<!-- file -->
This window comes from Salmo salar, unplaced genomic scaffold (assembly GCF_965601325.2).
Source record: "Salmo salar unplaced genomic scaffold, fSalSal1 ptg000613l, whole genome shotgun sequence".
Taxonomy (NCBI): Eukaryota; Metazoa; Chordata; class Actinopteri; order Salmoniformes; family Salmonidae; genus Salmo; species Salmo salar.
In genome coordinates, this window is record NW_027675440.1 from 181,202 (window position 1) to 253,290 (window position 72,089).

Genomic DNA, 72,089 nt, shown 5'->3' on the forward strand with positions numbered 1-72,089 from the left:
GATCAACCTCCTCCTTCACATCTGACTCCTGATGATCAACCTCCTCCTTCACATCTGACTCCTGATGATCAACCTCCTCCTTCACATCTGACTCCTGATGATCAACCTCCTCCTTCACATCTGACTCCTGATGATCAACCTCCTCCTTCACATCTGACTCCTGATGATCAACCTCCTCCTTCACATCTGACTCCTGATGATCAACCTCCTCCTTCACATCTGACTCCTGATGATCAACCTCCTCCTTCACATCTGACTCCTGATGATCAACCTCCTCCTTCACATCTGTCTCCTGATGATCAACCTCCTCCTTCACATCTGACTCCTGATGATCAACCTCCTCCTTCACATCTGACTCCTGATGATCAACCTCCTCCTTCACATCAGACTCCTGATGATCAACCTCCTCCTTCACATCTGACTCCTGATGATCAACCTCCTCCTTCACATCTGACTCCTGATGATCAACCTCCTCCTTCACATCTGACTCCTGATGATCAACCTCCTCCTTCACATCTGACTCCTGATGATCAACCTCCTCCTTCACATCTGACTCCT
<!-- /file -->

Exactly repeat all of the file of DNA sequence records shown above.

This window comes from Salmo salar, unplaced genomic scaffold (assembly GCF_965601325.2).
Source record: "Salmo salar unplaced genomic scaffold, fSalSal1 ptg000613l, whole genome shotgun sequence".
Taxonomy (NCBI): Eukaryota; Metazoa; Chordata; class Actinopteri; order Salmoniformes; family Salmonidae; genus Salmo; species Salmo salar.
In genome coordinates, this window is record NW_027675440.1 from 181,202 (window position 1) to 253,290 (window position 72,089).

Genomic DNA, 72,089 nt, shown 5'->3' on the forward strand with positions numbered 1-72,089 from the left:
GATCAACCTCCTCCTTCACATCTGACTCCTGATGATCAACCTCCTCCTTCACATCTGACTCCTGATGATCAACCTCCTCCTTCACATCTGACTCCTGATGATCAACCTCCTCCTTCACATCTGACTCCTGATGATCAACCTCCTCCTTCACATCTGACTCCTGATGATCAACCTCCTCCTTCACATCTGACTCCTGATGATCAACCTCCTCCTTCACATCTGACTCCTGATGATCAACCTCCTCCTTCACATCTGACTCCTGATGATCAACCTCCTCCTTCACATCTGTCTCCTGATGATCAACCTCCTCCTTCACATCTGACTCCTGATGATCAACCTCCTCCTTCACATCTGACTCCTGATGATCAACCTCCTCCTTCACATCAGACTCCTGATGATCAACCTCCTCCTTCACATCTGACTCCTGATGATCAACCTCCTCCTTCACATCTGACTCCTGATGATCAACCTCCTCCTTCACATCTGACTCCTGATGATCAACCTCCTCCTTCACATCTGACTCCTGATGATCAACCTCCTCCTTCACATCTGACTCCT